This is my story…

Tonight is beautiful. As I type this I am sitting in my living room surrounded by wonderful friends turned roommates and co-workers, candles that remain lit from an episode of no electricity, christmas music (yes, you heard right! always an instant mood booster for me, and besides, why not celebrate God’s decision to be present among, when LOVE became flesh, all year round?), a cup of hot peppermint tea, and the sound of children playing outside. Truly I feel at peace. God is faithful!

Today is my second Saturday as a teacher which means I have survived two weeks as a high school math teacher. This thought amazes me when I really think about it. A couple weeks back, before we started school, I read the story of Gideon in Judges 6 and 7. These verses tell the familiar stories of Gideon setting out the fleece to ask God for a sign of his presence and God thinning the number of warriors he would use to fight the Mideonites down to 300 by having them drink water from a stream. While reading these verses though, it wasn’t the stories that I noticed but the conversation God had with Gideon. This is what I read(emphasis added):

Ch 6:13 “Pardon me, my lord,” Gideon replied, “but if the LORD is with us, why has all this happened to us? Where are all his wonders that our ancestors told us about when they said, ‘Did not the LORD bring us up out of Egypt?’ But now the LORD has abandoned us and given us into the hand of Midian.”

14 The LORD turned to him and said, “Go in the strength you have and save Israel out of Midian’s hand. Am I not sending you?”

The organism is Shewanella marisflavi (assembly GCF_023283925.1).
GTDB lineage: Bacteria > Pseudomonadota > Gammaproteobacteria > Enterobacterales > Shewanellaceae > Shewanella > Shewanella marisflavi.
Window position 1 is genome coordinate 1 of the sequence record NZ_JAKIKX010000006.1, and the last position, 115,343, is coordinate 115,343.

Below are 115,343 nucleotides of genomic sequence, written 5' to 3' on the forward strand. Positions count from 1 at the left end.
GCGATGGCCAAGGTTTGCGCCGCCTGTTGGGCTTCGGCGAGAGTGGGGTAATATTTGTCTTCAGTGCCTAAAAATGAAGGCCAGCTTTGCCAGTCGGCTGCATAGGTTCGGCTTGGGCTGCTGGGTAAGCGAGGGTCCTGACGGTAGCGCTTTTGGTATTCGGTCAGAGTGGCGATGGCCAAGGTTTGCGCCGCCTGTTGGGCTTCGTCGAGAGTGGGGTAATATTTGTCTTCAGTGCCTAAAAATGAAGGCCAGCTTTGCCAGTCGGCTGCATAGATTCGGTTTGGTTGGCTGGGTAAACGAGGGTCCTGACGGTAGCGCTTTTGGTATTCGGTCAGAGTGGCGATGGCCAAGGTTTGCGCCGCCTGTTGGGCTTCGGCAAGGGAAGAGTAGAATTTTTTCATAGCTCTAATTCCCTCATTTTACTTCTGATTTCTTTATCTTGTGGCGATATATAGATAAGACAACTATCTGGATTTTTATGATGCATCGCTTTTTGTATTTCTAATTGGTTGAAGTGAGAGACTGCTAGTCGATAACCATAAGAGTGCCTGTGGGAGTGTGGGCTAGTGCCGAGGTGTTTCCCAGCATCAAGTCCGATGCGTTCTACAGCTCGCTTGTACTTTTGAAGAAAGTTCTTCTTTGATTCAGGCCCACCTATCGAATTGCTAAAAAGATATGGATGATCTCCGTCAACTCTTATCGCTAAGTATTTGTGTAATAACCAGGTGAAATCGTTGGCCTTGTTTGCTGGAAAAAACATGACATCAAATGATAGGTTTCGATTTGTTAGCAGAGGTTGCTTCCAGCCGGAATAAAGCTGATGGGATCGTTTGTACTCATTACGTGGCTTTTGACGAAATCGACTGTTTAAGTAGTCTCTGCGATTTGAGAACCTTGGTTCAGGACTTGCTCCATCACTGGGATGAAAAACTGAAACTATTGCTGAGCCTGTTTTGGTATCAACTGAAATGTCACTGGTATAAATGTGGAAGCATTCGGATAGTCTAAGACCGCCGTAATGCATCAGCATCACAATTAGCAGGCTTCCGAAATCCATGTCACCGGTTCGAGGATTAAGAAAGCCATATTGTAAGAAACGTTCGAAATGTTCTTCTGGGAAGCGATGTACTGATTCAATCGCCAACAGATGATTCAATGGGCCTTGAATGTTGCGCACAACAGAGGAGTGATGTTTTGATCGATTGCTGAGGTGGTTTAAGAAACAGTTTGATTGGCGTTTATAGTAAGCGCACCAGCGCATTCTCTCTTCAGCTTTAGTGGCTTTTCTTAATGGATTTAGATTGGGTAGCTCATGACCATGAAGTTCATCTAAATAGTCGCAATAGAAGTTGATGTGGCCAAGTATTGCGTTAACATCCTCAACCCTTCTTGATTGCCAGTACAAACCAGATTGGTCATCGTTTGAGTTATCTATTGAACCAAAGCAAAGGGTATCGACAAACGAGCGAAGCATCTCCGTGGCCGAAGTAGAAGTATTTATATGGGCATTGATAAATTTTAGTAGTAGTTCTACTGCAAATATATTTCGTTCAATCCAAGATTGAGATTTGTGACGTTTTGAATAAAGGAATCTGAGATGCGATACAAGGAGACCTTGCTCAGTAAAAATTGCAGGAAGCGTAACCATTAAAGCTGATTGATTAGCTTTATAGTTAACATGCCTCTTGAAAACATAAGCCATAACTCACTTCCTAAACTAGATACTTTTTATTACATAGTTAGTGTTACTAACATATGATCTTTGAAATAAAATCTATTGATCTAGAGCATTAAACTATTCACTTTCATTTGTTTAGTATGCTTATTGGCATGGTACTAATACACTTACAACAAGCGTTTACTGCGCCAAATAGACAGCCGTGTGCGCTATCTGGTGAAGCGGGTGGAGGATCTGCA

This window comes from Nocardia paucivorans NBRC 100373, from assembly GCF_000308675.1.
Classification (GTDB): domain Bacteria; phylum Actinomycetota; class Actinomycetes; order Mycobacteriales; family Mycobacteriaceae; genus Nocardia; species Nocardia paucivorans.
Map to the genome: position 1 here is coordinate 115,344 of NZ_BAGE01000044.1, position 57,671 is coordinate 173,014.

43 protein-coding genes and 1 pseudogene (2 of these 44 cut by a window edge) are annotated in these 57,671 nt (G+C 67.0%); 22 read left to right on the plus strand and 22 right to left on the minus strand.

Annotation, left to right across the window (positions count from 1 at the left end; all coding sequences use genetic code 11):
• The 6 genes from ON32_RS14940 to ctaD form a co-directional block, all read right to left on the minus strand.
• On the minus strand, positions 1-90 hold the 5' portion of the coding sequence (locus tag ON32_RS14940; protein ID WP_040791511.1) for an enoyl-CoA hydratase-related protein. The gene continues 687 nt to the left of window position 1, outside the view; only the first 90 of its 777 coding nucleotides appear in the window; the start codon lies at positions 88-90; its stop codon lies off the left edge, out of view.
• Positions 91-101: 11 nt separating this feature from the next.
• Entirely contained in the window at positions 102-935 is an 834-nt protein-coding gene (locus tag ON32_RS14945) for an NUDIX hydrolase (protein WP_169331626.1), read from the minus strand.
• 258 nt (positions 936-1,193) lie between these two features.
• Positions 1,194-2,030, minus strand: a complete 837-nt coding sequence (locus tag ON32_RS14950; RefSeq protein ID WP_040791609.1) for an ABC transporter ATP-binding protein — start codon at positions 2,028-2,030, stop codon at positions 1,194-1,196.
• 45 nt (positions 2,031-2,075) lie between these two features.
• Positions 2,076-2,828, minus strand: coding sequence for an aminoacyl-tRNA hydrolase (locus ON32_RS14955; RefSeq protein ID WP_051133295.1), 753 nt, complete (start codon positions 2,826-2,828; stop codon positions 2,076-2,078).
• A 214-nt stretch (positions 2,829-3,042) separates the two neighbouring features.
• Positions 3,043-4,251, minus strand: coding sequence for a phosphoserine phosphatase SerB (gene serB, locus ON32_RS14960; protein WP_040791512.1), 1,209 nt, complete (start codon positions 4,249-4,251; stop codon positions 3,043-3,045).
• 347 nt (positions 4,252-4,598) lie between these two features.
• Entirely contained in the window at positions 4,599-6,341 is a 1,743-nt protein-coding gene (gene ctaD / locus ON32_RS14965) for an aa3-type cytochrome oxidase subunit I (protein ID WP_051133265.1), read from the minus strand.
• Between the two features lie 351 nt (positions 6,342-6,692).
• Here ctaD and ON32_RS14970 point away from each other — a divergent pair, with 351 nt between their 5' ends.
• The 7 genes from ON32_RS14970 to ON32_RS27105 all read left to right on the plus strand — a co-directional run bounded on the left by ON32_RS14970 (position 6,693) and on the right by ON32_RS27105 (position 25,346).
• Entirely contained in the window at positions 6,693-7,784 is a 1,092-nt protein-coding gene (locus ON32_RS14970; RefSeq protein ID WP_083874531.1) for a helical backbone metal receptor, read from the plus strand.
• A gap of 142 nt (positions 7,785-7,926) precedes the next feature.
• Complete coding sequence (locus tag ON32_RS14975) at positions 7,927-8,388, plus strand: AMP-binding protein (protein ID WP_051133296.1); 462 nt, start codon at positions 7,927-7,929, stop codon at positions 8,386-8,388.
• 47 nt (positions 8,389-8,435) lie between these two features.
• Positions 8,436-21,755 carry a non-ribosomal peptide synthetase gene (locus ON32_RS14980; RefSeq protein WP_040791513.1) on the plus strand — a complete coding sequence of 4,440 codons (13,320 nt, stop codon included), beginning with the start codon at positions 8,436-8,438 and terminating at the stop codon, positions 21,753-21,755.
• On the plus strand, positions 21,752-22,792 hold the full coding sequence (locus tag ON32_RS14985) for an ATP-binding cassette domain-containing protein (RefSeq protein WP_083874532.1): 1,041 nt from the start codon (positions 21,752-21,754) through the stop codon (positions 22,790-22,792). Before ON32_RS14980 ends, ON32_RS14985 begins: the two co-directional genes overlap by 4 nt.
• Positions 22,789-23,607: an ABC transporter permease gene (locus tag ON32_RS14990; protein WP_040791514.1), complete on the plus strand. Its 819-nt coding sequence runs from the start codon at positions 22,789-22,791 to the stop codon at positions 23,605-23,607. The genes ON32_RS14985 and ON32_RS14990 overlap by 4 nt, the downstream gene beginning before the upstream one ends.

15 “Pardon me, my lord,” Gideon replied, “but how can I save Israel? My clan is the weakest in Manasseh, and I am the least in my family.”

16 The LORD answered, “I will be with you, and you will strike down all the Midianites, leaving none alive.”

Ch 7:2-3 God said to Gideon, “You have too large an army with you. I can’t turn Midian over to them like this—they’ll take all the credit, saying, ‘I did it all myself,’ and forget about me. 

Perhaps the correlation between Gideon’s experience and mine seems obvious but I would like to take it to another level.

This is my story:  5 years ago I went to Bolivia looking for God. In my mind, leaving everything known to commit a year to following God would mean losing everything familiar that I relied on, so that God would be all I had…all I needed. I really believed in the power of love and of “being with” the hurting and vulnerable. I came back from Bolivia really wondering where God was. I thought God must have abandoned us because I saw such brokenness there. What to me was horrific and unacceptable had been normal for the kids that I worked with who came from places of abuse and neglect. And although the children were taken out of their homes, abuse did not stop. As much as I would like to say otherwise, child on child abuse happened. I still feel sick at the reality they face and the up hill road these children will have to face to stop the cycle of abuse.

Like I said, I went to Bolivia to find God and I am not going to say that God was absent because that would be a lie, but I will say that I felt very alone. I had this glorified idea about what relying on God felt like. I thought I would feel secure, and confident, and prayerful, and thankful. What I felt was anger, and fear, and frustration, and my heart breaking. I was a mother to kids with STD’s that they contracted from sexual abuse; a mother to children whose parents did not want them. One time three siblings were brought to the home temporarily until the parents could be found. When the mother came to pick them up she told the eldest that she hated her and did not want her, that she loved the other two but not her. I wanted so badly for Jesus to hold these kids and love them and tell them they were wanted, to wash away any guilt or feelings of shame and make them feel safe, to heal them. But it does not just work like that. God, for some reason, chooses to use us and so experiencing God became something entirely different than what I had imagined.